COMPOUND

Rhodesian Ridgebacks

Puppies

Future Breeding Plans

I currently have no plans to breed in the near future. Please do not contact me about the availability of puppies. 

Breeding Details

If you are not capable or are not willing to make the following kind of commitment, perhaps one of my puppies is not suitable for you. 


I am extremely specific about where my puppies go to live. Puppies do not go to homes on a first-come, first-served basis. I will choose which puppy goes home with you based on conformation and temperament evaluations at 8 weeks. Puppies will not leave my home before 8 weeks. All puppies go to their new homes with a signed contract and are registered with the American Kennel Club (AKC). 


The contract that you sign, protects me as the breeder, and you as the owner, so that we both know what to expect out of our relationship. Pet puppies will go home on a limited AKC registration. Very few puppies, if any, will go to their new home on full registration. You can expect to pay anywhere between $2000 - $3000 for a puppy depending on how simple or complicated the whelping and raising of the litter was. You will find this price is in line with most other breeders who fully health test breeding stock and prove their dogs. All puppies in the litter cost the same because they are all raised the same. 


I prefer that individuals seeking a puppy have breed experience, however, there are exceptions. 

I breed infrequently so I may enjoy my own dogs and so that I can ensure I have the time available to dedicate to raising a litter.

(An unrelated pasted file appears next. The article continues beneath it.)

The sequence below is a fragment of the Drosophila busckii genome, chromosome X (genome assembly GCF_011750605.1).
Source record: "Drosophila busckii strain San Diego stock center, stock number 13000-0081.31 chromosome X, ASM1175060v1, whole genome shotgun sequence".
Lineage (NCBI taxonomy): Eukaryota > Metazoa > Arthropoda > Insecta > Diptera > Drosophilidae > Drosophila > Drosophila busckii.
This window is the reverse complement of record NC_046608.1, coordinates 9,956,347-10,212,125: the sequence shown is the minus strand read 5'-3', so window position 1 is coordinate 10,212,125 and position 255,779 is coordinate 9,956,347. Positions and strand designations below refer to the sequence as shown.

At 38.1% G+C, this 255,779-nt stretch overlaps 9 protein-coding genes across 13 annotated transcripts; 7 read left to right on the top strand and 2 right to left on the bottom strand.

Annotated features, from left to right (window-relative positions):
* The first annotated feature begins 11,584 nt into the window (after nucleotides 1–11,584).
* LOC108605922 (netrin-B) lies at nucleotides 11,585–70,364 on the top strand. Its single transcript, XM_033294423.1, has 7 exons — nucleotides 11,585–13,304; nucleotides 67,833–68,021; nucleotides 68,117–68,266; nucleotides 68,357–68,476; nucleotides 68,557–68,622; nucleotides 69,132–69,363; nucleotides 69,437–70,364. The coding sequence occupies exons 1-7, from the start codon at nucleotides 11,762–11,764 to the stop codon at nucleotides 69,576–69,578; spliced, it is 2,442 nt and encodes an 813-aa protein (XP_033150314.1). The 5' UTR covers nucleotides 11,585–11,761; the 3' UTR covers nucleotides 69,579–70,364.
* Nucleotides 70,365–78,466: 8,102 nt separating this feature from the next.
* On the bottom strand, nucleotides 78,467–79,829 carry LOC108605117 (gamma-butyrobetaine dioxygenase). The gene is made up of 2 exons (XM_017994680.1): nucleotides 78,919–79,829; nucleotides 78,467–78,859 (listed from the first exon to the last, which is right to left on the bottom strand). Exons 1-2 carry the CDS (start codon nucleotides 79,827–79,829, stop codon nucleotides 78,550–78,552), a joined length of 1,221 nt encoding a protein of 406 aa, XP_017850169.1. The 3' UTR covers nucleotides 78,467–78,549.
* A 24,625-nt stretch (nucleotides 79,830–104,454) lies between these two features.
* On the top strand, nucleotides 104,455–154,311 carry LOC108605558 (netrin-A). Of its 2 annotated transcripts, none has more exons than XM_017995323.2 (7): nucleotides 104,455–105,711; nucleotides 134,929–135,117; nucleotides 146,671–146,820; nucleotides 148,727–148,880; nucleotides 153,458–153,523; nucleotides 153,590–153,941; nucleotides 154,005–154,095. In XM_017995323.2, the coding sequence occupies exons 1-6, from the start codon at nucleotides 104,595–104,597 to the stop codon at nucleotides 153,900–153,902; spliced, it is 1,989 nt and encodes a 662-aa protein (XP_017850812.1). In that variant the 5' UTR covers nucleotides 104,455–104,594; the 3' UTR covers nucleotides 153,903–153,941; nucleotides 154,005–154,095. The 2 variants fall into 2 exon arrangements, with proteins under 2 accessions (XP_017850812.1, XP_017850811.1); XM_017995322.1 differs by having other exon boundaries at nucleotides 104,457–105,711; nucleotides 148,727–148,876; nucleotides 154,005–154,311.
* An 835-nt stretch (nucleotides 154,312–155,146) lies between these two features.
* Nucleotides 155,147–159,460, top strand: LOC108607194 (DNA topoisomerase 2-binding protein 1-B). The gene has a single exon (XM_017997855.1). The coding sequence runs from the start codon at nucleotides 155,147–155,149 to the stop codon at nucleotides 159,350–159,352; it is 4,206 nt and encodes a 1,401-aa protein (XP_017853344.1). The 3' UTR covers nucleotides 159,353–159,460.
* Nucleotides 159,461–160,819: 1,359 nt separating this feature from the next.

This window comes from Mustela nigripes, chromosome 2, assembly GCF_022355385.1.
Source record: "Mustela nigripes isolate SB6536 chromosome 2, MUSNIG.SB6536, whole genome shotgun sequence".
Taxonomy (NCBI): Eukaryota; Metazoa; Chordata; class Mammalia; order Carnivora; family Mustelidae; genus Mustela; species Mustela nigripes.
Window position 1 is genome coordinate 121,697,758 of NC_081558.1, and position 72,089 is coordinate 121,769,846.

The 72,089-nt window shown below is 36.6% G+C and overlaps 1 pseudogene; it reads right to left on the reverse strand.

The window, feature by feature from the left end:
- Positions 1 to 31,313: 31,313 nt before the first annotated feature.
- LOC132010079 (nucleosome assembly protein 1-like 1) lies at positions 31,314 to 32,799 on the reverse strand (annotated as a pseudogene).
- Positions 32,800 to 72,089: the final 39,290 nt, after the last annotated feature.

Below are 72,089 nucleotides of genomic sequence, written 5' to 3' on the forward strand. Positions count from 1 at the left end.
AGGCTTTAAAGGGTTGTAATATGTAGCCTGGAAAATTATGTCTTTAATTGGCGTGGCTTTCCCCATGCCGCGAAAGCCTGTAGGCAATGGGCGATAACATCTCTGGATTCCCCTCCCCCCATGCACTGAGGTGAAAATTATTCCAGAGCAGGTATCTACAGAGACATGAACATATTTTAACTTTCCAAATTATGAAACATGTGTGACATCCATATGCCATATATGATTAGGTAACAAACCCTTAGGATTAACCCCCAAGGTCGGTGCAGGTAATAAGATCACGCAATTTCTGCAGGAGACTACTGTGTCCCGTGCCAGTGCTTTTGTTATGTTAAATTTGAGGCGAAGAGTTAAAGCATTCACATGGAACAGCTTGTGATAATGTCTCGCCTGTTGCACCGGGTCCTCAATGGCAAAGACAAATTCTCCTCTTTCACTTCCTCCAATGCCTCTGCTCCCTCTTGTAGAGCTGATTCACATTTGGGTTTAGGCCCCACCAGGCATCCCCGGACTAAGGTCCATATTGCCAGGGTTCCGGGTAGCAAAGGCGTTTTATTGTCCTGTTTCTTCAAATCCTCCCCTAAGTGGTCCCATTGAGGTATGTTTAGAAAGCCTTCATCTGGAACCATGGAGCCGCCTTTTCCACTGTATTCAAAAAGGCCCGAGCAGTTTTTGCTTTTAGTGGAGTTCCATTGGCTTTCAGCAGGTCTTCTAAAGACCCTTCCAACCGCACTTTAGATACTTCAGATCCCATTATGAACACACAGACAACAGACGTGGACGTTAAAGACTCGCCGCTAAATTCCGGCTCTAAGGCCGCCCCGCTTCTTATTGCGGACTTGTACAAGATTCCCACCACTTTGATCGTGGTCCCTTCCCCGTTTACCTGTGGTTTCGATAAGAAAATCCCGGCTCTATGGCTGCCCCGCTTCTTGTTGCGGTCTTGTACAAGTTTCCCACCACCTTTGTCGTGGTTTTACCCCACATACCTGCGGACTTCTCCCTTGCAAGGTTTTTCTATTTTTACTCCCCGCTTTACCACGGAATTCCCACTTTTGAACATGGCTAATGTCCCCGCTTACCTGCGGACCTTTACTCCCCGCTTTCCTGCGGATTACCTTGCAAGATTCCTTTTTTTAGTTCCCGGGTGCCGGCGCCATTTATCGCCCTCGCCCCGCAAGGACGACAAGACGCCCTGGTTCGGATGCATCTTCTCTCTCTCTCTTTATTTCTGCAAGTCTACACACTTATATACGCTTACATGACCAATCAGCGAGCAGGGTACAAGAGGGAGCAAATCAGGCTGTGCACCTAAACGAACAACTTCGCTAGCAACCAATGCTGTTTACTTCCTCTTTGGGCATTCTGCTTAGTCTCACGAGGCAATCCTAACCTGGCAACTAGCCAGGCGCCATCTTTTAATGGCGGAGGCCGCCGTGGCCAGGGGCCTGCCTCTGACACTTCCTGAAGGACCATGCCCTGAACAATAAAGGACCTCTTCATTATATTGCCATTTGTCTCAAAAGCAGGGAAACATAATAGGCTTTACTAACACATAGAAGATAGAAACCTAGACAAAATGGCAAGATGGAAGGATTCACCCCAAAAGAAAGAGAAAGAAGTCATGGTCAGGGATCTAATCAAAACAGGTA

I raise my puppies using the Puppy Culture program.


If you are not capable or are not willing to make the following kind of commitment, perhaps one of my puppies is not suitable for you. 


Owner Commitment Details

~~ Must attend organized training classes with your puppy and strive to complete the AKC CGC or Puppy STAR.

~~ Get the puppy out into the world and socialized several times a week for the first year.

~~ Provide age-appropriate exercise on a daily basis throughout life.

~~ Be consistent during training and set a schedule for house training.

~~ Understand the relationship between reduced topical pesticides, vaccines, and a healthy diet.

~~ In case of an emergency where the puppy needs to be re-homed, the puppy will only be returned to us.

~~ Feed a high-quality premium diet of recommended select kibble or raw foods.

~~ If you work full time, provide an outlet for the puppy to potty during the workday (dog walker, daycare, etc).

~~ I encourage you to purchase the puppy culture videos so that you may carry on with what I have started before your puppy goes home (the first 12 weeks)

~~ If you live in a single-family home and have a fence this is preferred. However, there are exceptions (apartments/townhomes/condos).


Puppy Growing Area

My puppies are raised in a clean environment with defined play, sleep, and elimination areas. I use gates with vertical uprights to prevent escapes. They have a feeding schedule and are afforded plenty of interaction with household sounds. As they grow, they are given access outdoors after meals so they can get accustomed to going outside to eliminate. Typically by 5 weeks of age, they are hitting the potty area the majority of the time. 


When puppies go to their new homes they have been sleeping and eating seperately in crates and are well on their way to being house trained.

How Puppies Are Raised

Raising a litter of puppies is exhausting. Add in the extra training and desensitization that I do, and by the time they go to their new homes, I am ready for a vacation. I use most of the protocols from the Puppy Culture program because I want to give the puppies the best possible start that I can. Puppies are raised in a clean environment (no nasty newspapers, no pee pads, no kennel run) surrounded by daily stimulation and one-on-one training exercises. Below is a play-by-play of sorts, of how they are raised here.